Artist Maskull Lasserre Carves Imagined Skeletons into Souvenir Sculptures and Decoys

Artist Maskull Lasserre Carves Imagined Skeletons into Souvenir Sculptures and Decoys 1

Decoy Study (Duck), 2014. 15 x 5 x 6 inches.

Artist Maskull Lasserre Carves Imagined Skeletons into Souvenir Sculptures and Decoys 2

Decoy Study (Duck), 2014. 15 x 5 x 6 inches.

Artist Maskull Lasserre Carves Imagined Skeletons into Souvenir Sculptures and Decoys 3

Decoy Study (Duck), 2014. 15 x 5 x 6 inches.

Artist Maskull Lasserre Carves Imagined Skeletons into Souvenir Sculptures and Decoys 4

Souvenir Skeleton, 2014. (re-)carved African drummer figure. 10 x 5 x 26 inches.

Artist Maskull Lasserre Carves Imagined Skeletons into Souvenir Sculptures and Decoys 5

Souvenir Skeleton, 2014. (re-)carved African drummer figure. 10 x 5 x 26 inches.

Artist Maskull Lasserre Carves Imagined Skeletons into Souvenir Sculptures and Decoys 6

Souvenir Skeleton, 2014. (re-)carved African drummer figure. 10 x 5 x 26 inches.

Artist Maskull Lasserre Carves Imagined Skeletons into Souvenir Sculptures and Decoys 7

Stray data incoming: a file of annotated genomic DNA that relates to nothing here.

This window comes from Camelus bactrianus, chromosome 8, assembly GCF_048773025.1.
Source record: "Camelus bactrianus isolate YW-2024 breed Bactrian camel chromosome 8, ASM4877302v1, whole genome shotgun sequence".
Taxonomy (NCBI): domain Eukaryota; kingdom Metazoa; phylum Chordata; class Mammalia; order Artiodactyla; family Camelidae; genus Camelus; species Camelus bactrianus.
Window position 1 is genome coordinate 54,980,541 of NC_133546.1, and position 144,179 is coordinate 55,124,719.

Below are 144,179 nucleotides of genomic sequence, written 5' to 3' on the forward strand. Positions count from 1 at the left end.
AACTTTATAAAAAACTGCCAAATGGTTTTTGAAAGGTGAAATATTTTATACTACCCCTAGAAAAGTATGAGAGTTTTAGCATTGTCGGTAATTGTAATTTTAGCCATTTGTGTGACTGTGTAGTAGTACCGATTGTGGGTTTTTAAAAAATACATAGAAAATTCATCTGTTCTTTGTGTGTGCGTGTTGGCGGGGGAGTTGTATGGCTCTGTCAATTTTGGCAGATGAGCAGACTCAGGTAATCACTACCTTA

Souvenir Skeleton, 2014. (re-)carved African drummer figure. 10 x 5 x 26 inches.

Artist Maskull Lasserre Carves Imagined Skeletons into Souvenir Sculptures and Decoys 8

Shaman Anatomy, 2014. (re-)carved South American shaman bust. 5 x 5 x 20 inches.

Artist Maskull Lasserre Carves Imagined Skeletons into Souvenir Sculptures and Decoys 9

Shaman Anatomy, 2014. (re-)carved South American shaman bust. 5 x 5 x 20 inches.

Artist Maskull Lasserre Carves Imagined Skeletons into Souvenir Sculptures and Decoys 10

Shaman Anatomy, 2014. (re-)carved South American shaman bust. 5 x 5 x 20 inches. For his latest body of work, artist Maskull Lasserre acquired a number of souvenir sculptures, the kind found in antique stores or craft fairs that have been mass-produced by anonymous artists, which he then used as a foundation for his own artwork. In a process he refers to as “re-carving,” Lasserre removed details from the artist’s original work to reveal intricate skeletal structures, a process we’ve marveled at numerous times over the last few years here on Colossal. If you happen to be in New York, the pieces are on view for two more days at Junior Projects as part of the Regular JOhn show curated by Jim Lee. You can see many more photos of each piece over in Lasserre’s portfolio. (via Design Milk)

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